How to Get Residency in Uruguay

How to Get Residency in Uruguay

Uruguay can be easily forgotten since its two big neighbors, Argentina and Brazil, usually steal the scene. However, Uruguay has a lot of perks for expatriates looking to live abroad in South America. It’s a small country with a small population (3.4 million), but as such, it would offer a lifestyle free from overly populated cities and venues. It is known for being the most progressive country in South America and one of the safest as well. Most of the population is of European heritage, and the country has scattered colonias, or colonies, which are communities centered around people from different countries.

Tourist Visas

Residents from many countries will not need a tourist visa to travel abroad to Uruguay. Those from the United States are included in this list of countries and do not need a tourist visa as long as their stay is within the 90-day allotted time period. For those who do need visas to enter, they must apply with four weeks’ time to spare, since processing can take this long. Those who do need a visa will need to apply with the following:

  • completed and signed application form
  • passport valid for at least six months after your arrival in Uruguay
  • passport-size photo
  • consular fee ($42 USD)
  • proof of travel arrangements
  • hotel confirmation

Uruguay also requires that those who need the tourist visa to enter the country arrive to the consulate in person within 60 days of approval to receive the stamp. You can find out here whether residents from your country will require a visa, which requirements will need to be fulfilled, and which visas require which paperwork items.

Residence Permits

There are two residency options for Uruguay: a permanent residency and a temporary residency. You’d have to apply for either type in person at the Dirección Nacional de Migración in Montevideo. The general requirements for either type of application are as follows:

  • one passport-size photo
  • health certificate issued by the Health Department of Uruguay
  • police clearance certificate from your country of origin
  • birth certificate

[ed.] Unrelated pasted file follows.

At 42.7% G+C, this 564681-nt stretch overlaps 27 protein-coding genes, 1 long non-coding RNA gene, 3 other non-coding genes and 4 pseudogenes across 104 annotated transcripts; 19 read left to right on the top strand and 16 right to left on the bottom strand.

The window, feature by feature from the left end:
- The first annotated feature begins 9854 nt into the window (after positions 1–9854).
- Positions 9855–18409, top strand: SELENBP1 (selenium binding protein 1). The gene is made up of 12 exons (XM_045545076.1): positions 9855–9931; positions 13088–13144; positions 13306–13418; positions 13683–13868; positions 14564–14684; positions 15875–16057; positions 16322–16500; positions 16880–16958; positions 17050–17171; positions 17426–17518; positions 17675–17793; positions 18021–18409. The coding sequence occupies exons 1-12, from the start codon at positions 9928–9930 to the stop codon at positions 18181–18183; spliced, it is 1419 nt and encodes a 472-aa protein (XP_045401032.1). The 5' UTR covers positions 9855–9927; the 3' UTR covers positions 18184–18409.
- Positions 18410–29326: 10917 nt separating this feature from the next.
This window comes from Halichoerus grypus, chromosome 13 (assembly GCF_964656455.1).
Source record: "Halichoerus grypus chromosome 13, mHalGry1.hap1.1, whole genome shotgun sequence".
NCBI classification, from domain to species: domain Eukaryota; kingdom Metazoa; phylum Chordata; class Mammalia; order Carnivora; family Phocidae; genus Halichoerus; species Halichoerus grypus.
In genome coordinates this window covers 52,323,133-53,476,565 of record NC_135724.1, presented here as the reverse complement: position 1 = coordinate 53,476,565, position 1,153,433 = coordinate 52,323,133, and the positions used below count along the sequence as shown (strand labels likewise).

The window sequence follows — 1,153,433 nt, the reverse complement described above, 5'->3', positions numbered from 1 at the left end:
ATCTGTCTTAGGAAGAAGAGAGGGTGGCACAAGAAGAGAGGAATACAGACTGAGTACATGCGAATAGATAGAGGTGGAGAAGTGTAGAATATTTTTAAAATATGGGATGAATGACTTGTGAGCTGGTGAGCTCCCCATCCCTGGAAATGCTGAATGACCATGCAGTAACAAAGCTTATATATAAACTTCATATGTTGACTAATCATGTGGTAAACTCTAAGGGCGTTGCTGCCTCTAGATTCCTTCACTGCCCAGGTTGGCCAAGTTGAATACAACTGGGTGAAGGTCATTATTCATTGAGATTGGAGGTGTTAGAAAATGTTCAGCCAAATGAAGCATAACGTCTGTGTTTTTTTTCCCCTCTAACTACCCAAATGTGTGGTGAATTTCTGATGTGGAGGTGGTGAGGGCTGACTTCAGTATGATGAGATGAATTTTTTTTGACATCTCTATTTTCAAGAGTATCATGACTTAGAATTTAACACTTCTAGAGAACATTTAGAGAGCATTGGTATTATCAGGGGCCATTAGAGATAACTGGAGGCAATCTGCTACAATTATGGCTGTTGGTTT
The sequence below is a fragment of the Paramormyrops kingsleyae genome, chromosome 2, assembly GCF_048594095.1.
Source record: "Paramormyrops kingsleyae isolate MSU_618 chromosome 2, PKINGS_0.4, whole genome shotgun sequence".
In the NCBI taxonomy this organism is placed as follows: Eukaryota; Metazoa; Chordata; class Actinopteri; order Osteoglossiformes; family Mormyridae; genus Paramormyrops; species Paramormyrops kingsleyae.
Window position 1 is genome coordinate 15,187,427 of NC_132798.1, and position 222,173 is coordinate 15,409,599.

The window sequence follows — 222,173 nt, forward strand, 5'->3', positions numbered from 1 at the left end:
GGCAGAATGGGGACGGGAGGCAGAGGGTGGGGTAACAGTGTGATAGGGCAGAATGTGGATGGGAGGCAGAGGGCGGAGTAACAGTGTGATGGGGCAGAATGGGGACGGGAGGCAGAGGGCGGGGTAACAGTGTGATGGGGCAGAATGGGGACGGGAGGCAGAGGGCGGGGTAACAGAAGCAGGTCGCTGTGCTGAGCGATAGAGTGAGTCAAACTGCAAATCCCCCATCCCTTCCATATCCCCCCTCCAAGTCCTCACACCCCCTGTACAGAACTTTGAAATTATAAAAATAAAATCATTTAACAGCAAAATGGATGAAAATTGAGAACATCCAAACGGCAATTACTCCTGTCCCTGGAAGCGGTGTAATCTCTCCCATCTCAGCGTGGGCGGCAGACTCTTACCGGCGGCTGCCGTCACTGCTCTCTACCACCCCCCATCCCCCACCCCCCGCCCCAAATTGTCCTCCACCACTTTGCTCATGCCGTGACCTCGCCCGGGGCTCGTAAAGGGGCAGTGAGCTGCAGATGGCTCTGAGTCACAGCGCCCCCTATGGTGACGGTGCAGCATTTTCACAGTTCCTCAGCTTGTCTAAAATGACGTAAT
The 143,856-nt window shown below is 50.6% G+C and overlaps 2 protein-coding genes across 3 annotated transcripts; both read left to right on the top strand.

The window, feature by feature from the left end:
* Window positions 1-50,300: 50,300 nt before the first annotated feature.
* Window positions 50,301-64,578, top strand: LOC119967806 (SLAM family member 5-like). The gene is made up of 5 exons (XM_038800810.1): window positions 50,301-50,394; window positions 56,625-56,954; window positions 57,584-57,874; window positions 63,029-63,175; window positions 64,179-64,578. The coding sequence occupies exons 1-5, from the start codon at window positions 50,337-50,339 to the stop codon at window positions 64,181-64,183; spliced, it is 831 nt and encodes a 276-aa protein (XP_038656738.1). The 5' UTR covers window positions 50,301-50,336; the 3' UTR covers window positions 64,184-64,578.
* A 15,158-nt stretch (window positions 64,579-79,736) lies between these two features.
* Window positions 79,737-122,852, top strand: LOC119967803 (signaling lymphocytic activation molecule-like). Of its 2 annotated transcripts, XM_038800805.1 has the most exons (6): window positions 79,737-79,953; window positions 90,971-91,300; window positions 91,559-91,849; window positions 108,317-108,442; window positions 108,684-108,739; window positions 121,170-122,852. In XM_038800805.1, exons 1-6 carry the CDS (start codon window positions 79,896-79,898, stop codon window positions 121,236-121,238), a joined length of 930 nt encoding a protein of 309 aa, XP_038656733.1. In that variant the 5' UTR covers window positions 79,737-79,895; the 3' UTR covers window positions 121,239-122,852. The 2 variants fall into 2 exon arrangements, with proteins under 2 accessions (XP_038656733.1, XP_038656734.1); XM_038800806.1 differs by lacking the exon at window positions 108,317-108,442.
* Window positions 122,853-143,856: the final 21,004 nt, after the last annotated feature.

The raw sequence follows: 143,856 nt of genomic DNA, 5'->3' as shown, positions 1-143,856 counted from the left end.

• entry/departure card
  • original and copy of your passport

All foreign documents must be apostilled and translated to Spanish, Uruguay’s national language. It might also help to know some Spanish yourself if you are looking to relocate, or to have an immigration lawyer who can help translate.

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Temporary Residency

There are seven categories of this type of residency in Uruguay. Most of these categories apply specifically to those residing in Uruguay for work in different industries. The one that typically appeals most to expatriates is category one. This one is for specialists who are carrying on business within the country. It can apply to scientists, researchers, teachers, technicians, etc. It allows residency for up to four years.

In addition to the resources listed above, you’ll also be asked to provide a signed statement from your place of business indicating your position, duties, and monthly salary. If your work is through a private enterprise, the consulate will be looking for a description of that company as well. Fortunately, there isn’t a separate work permit or work visa that goes along with this for Uruguay, as there is in many other countries. Any type of residency status will allow you to work in the country.

Permanent Residency

Permanent residency can only be granted in Uruguay to those who live in the country. Applicants cannot simply come to the country, apply, then leave while the application is processing. During the processing time, it is recommended to spend at least six months within the country. The processing time runs at about 12-18 months. Once the application is submitted, Consumer Resource Guideyou are allowed to spend an indefinite amount of time in the country, regardless of whether or not residency status has been granted.

Once this residency is granted, Uruguayan residents are allowed to enter and leave the country as they wish with no restrictions. The only way to lose permanent residency status in Uruguay is to stay out of the country for three consecutive years.

Permanent residency in Uruguay comes with its perks, too. After a number of years as a resident (three if you’re married, five if you’re single) you can apply for a Uruguayan passport. This will allow easier travel between Uruguay and its neighbors. Personal belongings can be brought over duty free, local health insurance is available, and there are some tax benefits as well.

Path to Citizenship

Uruguay allows residents to get a second citizenship, so you don’t have to choose one country over another. The path to citizenship can take as little as three years (if you are applying as a married couple) or as long as five years (if you are single). Once you’ve achieved permanent residency status, you can apply for citizenship. The biggest concern of the Uruguayan government when going over such an application will be whether you spend all of your time in the country and actually live there, so be sure to be available if they come to check up on you.

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